Your own stem cells could help deadly bacteria hide in your body - a discovery that could inspire new treatments for tuberculosis.

Over 2 billion people are infected with TB. Typically, the bacteria lie latent inside balls of immune cells, or granulomas, in the lungs. Carriers get sick when t... Read More

New to Nature No 26: GFAJ-1

A team of Nasa-supported researchers has discovered a microbe in Mono Lake, California, that lives in an environment high in salinity, alkalinity and arsenic – which would be toxic to most organisms. Studies of species in extreme environments help astrobiologists define the physical boundaries o... Read More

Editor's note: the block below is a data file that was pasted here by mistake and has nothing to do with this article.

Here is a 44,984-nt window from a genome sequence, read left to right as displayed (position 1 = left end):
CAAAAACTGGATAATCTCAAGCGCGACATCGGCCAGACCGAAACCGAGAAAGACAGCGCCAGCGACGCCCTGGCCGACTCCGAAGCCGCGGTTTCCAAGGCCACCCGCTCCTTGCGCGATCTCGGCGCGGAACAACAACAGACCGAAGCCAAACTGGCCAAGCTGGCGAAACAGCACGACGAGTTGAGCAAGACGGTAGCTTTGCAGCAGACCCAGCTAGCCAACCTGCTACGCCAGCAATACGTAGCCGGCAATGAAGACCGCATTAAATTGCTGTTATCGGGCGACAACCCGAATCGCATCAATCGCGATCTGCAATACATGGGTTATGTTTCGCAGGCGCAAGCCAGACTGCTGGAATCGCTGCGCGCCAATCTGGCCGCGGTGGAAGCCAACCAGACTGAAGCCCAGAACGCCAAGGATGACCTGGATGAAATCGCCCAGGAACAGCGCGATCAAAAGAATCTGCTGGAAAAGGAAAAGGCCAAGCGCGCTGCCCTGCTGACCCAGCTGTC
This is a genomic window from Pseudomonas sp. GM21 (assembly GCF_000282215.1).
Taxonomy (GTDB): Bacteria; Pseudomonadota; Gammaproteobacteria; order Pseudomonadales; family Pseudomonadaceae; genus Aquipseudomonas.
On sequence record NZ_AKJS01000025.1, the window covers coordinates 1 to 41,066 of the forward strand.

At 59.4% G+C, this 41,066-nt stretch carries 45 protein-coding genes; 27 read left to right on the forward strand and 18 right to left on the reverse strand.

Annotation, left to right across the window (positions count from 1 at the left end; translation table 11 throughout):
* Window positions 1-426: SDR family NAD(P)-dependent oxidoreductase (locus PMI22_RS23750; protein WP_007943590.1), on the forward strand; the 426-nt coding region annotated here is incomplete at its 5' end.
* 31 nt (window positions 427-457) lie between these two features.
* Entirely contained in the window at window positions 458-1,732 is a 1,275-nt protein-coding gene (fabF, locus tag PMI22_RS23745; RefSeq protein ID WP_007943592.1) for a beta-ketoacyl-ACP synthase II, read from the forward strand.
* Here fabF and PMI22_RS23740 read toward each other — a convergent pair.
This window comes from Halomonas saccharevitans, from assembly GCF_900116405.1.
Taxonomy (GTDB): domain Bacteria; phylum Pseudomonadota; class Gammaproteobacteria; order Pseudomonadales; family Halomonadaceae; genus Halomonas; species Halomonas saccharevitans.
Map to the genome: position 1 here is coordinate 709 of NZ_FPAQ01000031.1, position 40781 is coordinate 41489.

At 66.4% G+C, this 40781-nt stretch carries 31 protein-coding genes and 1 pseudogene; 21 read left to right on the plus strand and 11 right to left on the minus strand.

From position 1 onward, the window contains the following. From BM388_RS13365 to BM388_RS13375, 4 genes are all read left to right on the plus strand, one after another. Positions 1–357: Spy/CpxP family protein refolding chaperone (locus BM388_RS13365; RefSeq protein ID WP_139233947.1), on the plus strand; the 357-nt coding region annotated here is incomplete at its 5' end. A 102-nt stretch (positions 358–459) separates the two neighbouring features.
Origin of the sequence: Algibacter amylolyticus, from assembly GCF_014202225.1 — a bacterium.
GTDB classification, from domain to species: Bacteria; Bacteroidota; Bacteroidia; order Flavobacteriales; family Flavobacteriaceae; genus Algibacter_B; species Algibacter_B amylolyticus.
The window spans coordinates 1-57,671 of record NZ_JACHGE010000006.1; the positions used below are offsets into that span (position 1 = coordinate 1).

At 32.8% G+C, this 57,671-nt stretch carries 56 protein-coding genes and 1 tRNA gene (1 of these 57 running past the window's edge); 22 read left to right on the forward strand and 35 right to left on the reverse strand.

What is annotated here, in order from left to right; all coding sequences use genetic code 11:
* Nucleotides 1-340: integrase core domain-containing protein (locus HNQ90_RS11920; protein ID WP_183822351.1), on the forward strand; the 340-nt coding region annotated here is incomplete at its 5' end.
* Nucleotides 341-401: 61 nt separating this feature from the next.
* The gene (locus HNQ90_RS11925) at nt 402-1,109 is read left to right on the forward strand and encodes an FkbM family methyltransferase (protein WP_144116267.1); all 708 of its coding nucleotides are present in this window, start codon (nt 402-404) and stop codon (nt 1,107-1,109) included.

'Green' Water Treatments May Not Kill Bacteria in Large Building Cooling Systems

Nonchemical treatment systems are touted as environmentally conscious stand-ins for such chemicals as chlorine when it comes to cleaning the water-based air-conditioning systems found in many large buildings. But a recent study by University of Pittsburgh researchers suggests that this diverse c... Read More

Use of Cholera Vaccine in Haiti Is Now Viewed as Viable

The World Health Organization is shifting its position in favor of vaccinating against cholera, acknowledging a growing clamor for ways to slow Haiti’s outbreak.

So far, the cholera vaccine has seen little use in Haiti, where the disease has killed more than 2,000 people and is still spreadi... Read More

Emergence of dual-resistant influenza viruses poses public health concern

Increasing antiviral resistance among certain influenza viruses and a lack of alternative antiviral treatment options have raised public health concerns, according to data from two new studies published in the Journal of Infectious Diseases.